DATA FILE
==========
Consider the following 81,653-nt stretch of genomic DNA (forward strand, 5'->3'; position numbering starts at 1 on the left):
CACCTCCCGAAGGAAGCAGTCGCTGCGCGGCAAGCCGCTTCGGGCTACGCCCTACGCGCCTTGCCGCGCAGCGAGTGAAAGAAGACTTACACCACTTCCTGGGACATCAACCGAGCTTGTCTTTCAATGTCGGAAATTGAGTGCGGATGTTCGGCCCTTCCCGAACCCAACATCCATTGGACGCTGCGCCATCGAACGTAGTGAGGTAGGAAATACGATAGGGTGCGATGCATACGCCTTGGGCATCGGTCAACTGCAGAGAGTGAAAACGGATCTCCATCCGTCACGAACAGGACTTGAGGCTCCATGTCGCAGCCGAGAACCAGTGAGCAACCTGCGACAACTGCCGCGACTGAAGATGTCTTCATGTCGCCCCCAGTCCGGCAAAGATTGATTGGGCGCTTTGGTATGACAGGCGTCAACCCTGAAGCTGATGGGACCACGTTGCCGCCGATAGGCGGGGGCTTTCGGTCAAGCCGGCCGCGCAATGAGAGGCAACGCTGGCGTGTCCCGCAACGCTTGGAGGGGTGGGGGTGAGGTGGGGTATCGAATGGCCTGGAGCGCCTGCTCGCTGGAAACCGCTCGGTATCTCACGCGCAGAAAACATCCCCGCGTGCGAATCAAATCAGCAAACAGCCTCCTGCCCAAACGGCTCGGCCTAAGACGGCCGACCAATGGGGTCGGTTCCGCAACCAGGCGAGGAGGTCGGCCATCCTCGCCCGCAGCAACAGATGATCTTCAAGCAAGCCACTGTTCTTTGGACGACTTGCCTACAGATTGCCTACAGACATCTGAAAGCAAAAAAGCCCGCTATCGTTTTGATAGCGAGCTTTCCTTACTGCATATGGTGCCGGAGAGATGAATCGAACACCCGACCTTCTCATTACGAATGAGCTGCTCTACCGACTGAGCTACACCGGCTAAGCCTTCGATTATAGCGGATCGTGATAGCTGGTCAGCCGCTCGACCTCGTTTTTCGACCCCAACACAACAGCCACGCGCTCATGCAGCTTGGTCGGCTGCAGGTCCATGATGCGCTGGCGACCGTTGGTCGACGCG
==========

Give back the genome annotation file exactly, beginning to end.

Consider the following 81,653-nt stretch of genomic DNA (forward strand, 5'->3'; position numbering starts at 1 on the left):
CACCTCCCGAAGGAAGCAGTCGCTGCGCGGCAAGCCGCTTCGGGCTACGCCCTACGCGCCTTGCCGCGCAGCGAGTGAAAGAAGACTTACACCACTTCCTGGGACATCAACCGAGCTTGTCTTTCAATGTCGGAAATTGAGTGCGGATGTTCGGCCCTTCCCGAACCCAACATCCATTGGACGCTGCGCCATCGAACGTAGTGAGGTAGGAAATACGATAGGGTGCGATGCATACGCCTTGGGCATCGGTCAACTGCAGAGAGTGAAAACGGATCTCCATCCGTCACGAACAGGACTTGAGGCTCCATGTCGCAGCCGAGAACCAGTGAGCAACCTGCGACAACTGCCGCGACTGAAGATGTCTTCATGTCGCCCCCAGTCCGGCAAAGATTGATTGGGCGCTTTGGTATGACAGGCGTCAACCCTGAAGCTGATGGGACCACGTTGCCGCCGATAGGCGGGGGCTTTCGGTCAAGCCGGCCGCGCAATGAGAGGCAACGCTGGCGTGTCCCGCAACGCTTGGAGGGGTGGGGGTGAGGTGGGGTATCGAATGGCCTGGAGCGCCTGCTCGCTGGAAACCGCTCGGTATCTCACGCGCAGAAAACATCCCCGCGTGCGAATCAAATCAGCAAACAGCCTCCTGCCCAAACGGCTCGGCCTAAGACGGCCGACCAATGGGGTCGGTTCCGCAACCAGGCGAGGAGGTCGGCCATCCTCGCCCGCAGCAACAGATGATCTTCAAGCAAGCCACTGTTCTTTGGACGACTTGCCTACAGATTGCCTACAGACATCTGAAAGCAAAAAAGCCCGCTATCGTTTTGATAGCGAGCTTTCCTTACTGCATATGGTGCCGGAGAGATGAATCGAACACCCGACCTTCTCATTACGAATGAGCTGCTCTACCGACTGAGCTACACCGGCTAAGCCTTCGATTATAGCGGATCGTGATAGCTGGTCAGCCGCTCGACCTCGTTTTTCGACCCCAACACAACAGCCACGCGCTCATGCAGCTTGGTCGGCTGCAGGTCCATGATGCGCTGGCGACCGTTGGTCGACGCG